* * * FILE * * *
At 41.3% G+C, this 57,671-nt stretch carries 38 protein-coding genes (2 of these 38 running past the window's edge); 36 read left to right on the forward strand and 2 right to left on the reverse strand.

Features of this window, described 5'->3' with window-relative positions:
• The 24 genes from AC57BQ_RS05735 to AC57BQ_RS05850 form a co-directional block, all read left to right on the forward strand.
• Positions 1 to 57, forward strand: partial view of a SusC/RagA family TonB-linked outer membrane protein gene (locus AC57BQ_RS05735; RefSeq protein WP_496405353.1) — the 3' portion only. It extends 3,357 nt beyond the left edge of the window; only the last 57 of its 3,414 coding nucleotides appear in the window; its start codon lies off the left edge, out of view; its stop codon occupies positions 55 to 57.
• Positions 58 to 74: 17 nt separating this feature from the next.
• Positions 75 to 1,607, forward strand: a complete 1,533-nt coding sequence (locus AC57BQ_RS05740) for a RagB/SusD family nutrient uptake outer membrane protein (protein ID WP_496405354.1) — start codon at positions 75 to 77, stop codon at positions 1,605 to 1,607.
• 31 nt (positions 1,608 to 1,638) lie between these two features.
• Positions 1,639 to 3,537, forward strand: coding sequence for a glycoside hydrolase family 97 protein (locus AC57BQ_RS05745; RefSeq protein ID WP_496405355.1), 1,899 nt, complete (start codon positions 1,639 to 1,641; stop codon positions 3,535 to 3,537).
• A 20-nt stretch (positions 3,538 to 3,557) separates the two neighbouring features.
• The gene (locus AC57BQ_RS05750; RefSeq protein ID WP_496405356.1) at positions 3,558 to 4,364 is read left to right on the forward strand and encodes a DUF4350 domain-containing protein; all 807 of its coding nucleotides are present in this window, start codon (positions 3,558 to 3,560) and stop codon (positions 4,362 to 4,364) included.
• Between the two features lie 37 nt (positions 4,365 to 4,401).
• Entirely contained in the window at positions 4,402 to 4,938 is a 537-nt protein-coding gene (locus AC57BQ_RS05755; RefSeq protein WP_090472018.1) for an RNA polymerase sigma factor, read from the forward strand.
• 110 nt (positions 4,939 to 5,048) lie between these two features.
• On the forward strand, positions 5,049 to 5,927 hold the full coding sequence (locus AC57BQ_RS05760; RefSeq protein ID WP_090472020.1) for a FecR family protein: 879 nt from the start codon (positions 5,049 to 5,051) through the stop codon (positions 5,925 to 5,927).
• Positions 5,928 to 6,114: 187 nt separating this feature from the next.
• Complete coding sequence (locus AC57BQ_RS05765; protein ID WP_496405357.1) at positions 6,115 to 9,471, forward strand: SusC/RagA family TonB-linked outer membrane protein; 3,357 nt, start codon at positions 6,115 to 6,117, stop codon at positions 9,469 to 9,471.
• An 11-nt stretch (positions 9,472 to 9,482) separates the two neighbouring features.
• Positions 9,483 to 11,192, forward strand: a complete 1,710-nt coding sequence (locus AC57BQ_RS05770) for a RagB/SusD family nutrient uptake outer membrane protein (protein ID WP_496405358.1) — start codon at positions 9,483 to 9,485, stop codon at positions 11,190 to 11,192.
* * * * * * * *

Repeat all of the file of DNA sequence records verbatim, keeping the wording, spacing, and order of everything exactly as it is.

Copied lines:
At 41.3% G+C, this 57,671-nt stretch carries 38 protein-coding genes (2 of these 38 running past the window's edge); 36 read left to right on the forward strand and 2 right to left on the reverse strand.

Features of this window, described 5'->3' with window-relative positions:
• The 24 genes from AC57BQ_RS05735 to AC57BQ_RS05850 form a co-directional block, all read left to right on the forward strand.
• Positions 1 to 57, forward strand: partial view of a SusC/RagA family TonB-linked outer membrane protein gene (locus AC57BQ_RS05735; RefSeq protein WP_496405353.1) — the 3' portion only. It extends 3,357 nt beyond the left edge of the window; only the last 57 of its 3,414 coding nucleotides appear in the window; its start codon lies off the left edge, out of view; its stop codon occupies positions 55 to 57.
• Positions 58 to 74: 17 nt separating this feature from the next.
• Positions 75 to 1,607, forward strand: a complete 1,533-nt coding sequence (locus AC57BQ_RS05740) for a RagB/SusD family nutrient uptake outer membrane protein (protein ID WP_496405354.1) — start codon at positions 75 to 77, stop codon at positions 1,605 to 1,607.
• 31 nt (positions 1,608 to 1,638) lie between these two features.
• Positions 1,639 to 3,537, forward strand: coding sequence for a glycoside hydrolase family 97 protein (locus AC57BQ_RS05745; RefSeq protein ID WP_496405355.1), 1,899 nt, complete (start codon positions 1,639 to 1,641; stop codon positions 3,535 to 3,537).
• A 20-nt stretch (positions 3,538 to 3,557) separates the two neighbouring features.
• The gene (locus AC57BQ_RS05750; RefSeq protein ID WP_496405356.1) at positions 3,558 to 4,364 is read left to right on the forward strand and encodes a DUF4350 domain-containing protein; all 807 of its coding nucleotides are present in this window, start codon (positions 3,558 to 3,560) and stop codon (positions 4,362 to 4,364) included.
• Between the two features lie 37 nt (positions 4,365 to 4,401).
• Entirely contained in the window at positions 4,402 to 4,938 is a 537-nt protein-coding gene (locus AC57BQ_RS05755; RefSeq protein WP_090472018.1) for an RNA polymerase sigma factor, read from the forward strand.
• 110 nt (positions 4,939 to 5,048) lie between these two features.
• On the forward strand, positions 5,049 to 5,927 hold the full coding sequence (locus AC57BQ_RS05760; RefSeq protein ID WP_090472020.1) for a FecR family protein: 879 nt from the start codon (positions 5,049 to 5,051) through the stop codon (positions 5,925 to 5,927).
• Positions 5,928 to 6,114: 187 nt separating this feature from the next.
• Complete coding sequence (locus AC57BQ_RS05765; protein ID WP_496405357.1) at positions 6,115 to 9,471, forward strand: SusC/RagA family TonB-linked outer membrane protein; 3,357 nt, start codon at positions 6,115 to 6,117, stop codon at positions 9,469 to 9,471.
• An 11-nt stretch (positions 9,472 to 9,482) separates the two neighbouring features.
• Positions 9,483 to 11,192, forward strand: a complete 1,710-nt coding sequence (locus AC57BQ_RS05770) for a RagB/SusD family nutrient uptake outer membrane protein (protein ID WP_496405358.1) — start codon at positions 9,483 to 9,485, stop codon at positions 11,190 to 11,192.